The Law of Liking

I shared this law with my team yesterday at our monthly meeting.

 It was supposed to be a casual errand. I was asked to drop off a document.
I put a call through to the recipient who asked me to wait for him. I waited for about an hour sitting in my vehicle outside his home. When he got back, I met him and his wife. While dropping the document, a conversation ensued.
I discovered he studied engineering. I told him my first degree was in engineering also. Our discussion veered into other areas including business and finance. I observed that the wife listened very keenly, interjecting once in a while.
At a point, the man told me the history behind some of the pictures on his wall. 

As we discussed, a friend of the family visited. I stood up to acknowledge him when he came into the library where we were seated.
Quite an elderly man, I was introduced to him and he gave me his business card. He wanted to share a bottle of wine with his friend and he asked me to join. I respectfully declined. By the time I told the man I would like to take my leave, we had spent about two hours.
He walked me to the door and we still discussed for another thirty minutes. 

When I got home that night, I sent a text to the wife thanking her for the warmth and hospitality.  In less than three weeks, I visited the man four times.
The wife established a business relationship during the period. She then forwarded a link to me introducing her daughter's business. I was actually amazed at the way I was accepted until I learnt the secret during one of my visits.
As I bade the man goodbye that morning, he told me, "I like doing business with people I like". I walked away with the promise of a new business he just got.
It's the Law of Liking. We are all attracted to people we like and we tend to trust then- at least until they prove otherwise. We buy from those we like- sometimes even at a premium. We avoid the business of those we don't like unless it is absolutely necessary.
I usually tell my colleagues that customers have to buy into you first before they buy your products or services. 

If your customers like you, they will almost certainly find a way to patronize you.
To increase your sales conversion rate therefore, you must find a way of getting your prospective client to like you. The same thing applies in other areas of life. If your boss likes you, you'll most likely be able to get a raise or promotion- all other things considered.
The same applies if you're in trouble. You'll be let off with less stiff sanctions if the person who sits in judgment likes you. So let's call this the Likeability Quotient. That's a measure of how much people like you.
From my experience, you meet some people for the first time and you just like them. There are some you meet and for no plausible reason, you're repelled from them. How do you increase your likeability quotient and apply the Law of Liking?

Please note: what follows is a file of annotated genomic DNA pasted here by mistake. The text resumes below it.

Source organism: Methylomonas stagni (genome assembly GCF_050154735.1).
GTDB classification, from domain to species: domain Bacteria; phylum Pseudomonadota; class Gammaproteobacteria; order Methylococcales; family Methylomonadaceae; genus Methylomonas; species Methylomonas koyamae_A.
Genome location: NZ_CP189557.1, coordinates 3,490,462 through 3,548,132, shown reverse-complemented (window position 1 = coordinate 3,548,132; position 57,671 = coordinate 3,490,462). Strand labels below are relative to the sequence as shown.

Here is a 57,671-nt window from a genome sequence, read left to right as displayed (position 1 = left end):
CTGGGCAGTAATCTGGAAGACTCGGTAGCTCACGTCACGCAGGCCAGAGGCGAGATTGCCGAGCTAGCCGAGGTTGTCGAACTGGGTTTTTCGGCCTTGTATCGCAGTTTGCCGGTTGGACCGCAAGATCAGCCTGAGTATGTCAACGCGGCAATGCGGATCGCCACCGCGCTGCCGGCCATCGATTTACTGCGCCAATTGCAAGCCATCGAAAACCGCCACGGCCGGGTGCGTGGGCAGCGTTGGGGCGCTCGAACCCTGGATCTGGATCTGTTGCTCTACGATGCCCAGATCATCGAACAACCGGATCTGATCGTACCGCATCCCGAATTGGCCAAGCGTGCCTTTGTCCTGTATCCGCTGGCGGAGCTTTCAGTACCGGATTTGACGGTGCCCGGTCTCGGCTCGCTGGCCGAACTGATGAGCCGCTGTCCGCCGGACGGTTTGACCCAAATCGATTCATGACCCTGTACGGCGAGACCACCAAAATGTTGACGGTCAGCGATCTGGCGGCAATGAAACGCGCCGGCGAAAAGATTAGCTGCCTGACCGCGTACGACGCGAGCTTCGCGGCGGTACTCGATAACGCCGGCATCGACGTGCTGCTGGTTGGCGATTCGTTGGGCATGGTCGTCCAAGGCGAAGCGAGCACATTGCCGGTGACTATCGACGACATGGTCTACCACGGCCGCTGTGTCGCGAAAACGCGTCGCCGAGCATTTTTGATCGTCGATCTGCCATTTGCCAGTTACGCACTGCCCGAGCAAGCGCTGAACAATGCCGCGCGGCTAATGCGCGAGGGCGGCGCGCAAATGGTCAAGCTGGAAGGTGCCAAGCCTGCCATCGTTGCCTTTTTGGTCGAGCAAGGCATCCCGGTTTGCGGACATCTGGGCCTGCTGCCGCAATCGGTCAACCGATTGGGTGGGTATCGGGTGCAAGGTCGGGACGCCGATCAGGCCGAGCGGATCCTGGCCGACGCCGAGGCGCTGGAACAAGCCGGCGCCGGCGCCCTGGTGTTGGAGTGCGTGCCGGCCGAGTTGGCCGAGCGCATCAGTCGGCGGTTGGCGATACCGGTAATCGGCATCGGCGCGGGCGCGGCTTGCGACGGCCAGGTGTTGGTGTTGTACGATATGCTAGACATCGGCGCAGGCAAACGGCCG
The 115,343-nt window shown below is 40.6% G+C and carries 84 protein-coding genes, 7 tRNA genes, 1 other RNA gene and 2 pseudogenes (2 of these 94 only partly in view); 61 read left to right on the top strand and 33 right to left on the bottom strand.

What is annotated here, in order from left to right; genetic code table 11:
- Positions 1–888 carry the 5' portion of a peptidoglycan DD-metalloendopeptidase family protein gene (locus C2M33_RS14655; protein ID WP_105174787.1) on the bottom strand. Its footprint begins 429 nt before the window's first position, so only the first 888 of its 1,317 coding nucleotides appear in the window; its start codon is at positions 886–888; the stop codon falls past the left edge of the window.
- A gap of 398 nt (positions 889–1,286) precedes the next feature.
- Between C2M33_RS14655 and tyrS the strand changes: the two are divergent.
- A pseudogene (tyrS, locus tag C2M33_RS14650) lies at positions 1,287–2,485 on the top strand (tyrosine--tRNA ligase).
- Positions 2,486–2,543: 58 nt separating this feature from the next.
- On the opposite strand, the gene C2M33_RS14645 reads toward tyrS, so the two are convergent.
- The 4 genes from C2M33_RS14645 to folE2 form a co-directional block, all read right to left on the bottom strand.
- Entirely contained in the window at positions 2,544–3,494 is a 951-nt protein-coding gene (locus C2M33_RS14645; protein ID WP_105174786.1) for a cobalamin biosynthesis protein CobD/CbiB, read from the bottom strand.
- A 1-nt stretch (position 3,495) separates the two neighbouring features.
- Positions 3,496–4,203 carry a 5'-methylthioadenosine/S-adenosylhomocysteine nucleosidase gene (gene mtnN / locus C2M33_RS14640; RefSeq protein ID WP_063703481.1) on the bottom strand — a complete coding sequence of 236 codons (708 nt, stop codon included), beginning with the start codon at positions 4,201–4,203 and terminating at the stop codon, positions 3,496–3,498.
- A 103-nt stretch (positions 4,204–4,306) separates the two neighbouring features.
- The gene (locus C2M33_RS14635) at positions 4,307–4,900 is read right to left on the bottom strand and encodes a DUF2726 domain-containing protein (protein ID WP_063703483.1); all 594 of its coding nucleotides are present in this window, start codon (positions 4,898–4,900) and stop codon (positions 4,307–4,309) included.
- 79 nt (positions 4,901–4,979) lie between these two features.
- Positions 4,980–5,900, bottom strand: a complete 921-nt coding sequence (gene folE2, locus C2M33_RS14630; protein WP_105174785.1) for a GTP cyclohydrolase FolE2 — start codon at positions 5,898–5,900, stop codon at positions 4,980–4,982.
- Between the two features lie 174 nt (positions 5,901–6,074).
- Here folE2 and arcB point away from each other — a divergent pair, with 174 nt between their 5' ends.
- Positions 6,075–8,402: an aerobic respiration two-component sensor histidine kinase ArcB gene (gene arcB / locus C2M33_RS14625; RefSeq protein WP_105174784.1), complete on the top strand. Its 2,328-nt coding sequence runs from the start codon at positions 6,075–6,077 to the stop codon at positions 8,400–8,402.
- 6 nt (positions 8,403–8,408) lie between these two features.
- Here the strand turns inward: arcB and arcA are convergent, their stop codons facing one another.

1Find mutual interests

The man is an engineer while I studied mechanical engineering for my first degree. He also knows some of the lecturers who taught me. You should find a way for you and your prospect to 'click'. It can be football. It can be sharing the same club.
If you're a Chelsea fan and you see a Chelsea jersey on your prospect, that's the place to begin your conversation. It's easier to be a fan of each other when you're both fans sharing a mutual interest. Look out for similarities. This could be shared values too.
You may need to carry out a background search before meeting up with the prospect.
2. Watch your comportment and deportment.

Both are not the same. Comportment has to do with your manners and attitude. Most prospects observe you the first time. You're creating an impression with your comportment and first impression lasts longer.
Don't take your seat if you're not asked to. Don't slouch over their sofa. If you're offered wine, take water except it's a social gathering. Listen without interrupting. Put your phone on silent mode. Say thank you. Shake hands firmly. Make eye contact.
Deportment is about your behaviour and physical turnout. Your dressing, shoes, hair cut. Be polite and soft-spoken. Deportment is how you present yourself. Carry yourself well. 

Both comportment and deportment add up to your social graces. Be graceful.
3. Use compliments freely

We all love to be praised and appreciated. Find something good to say about the prospect. If you enter their home, pass a good compliment about something you notice.
The key point here is that you must be sincere with your compliments- a compliment does not equate flattery. Send a thank you note. Show gratitude if a favour is granted. I believe my thank you message worked the first night.
By the way, don't pass compliments on a man's wife or daughter. Know your bounds.
4. Be friendly

This should go without saying. A man that hath friends must show himself friendly, says the Good Book. The Easy To Read Version of Proverbs 18:24 says some friends are fun to be with. Be that friend. Smile. Be nice and approachable.
Have a healthy sense of humour. People will want you around them.
5. Do what you promised
This is really how to sustain and increase your likeability quotient. Don't promise and fail. You'll lose your likeability quotient. 

Happy selling.

© Bayo Adeyinka
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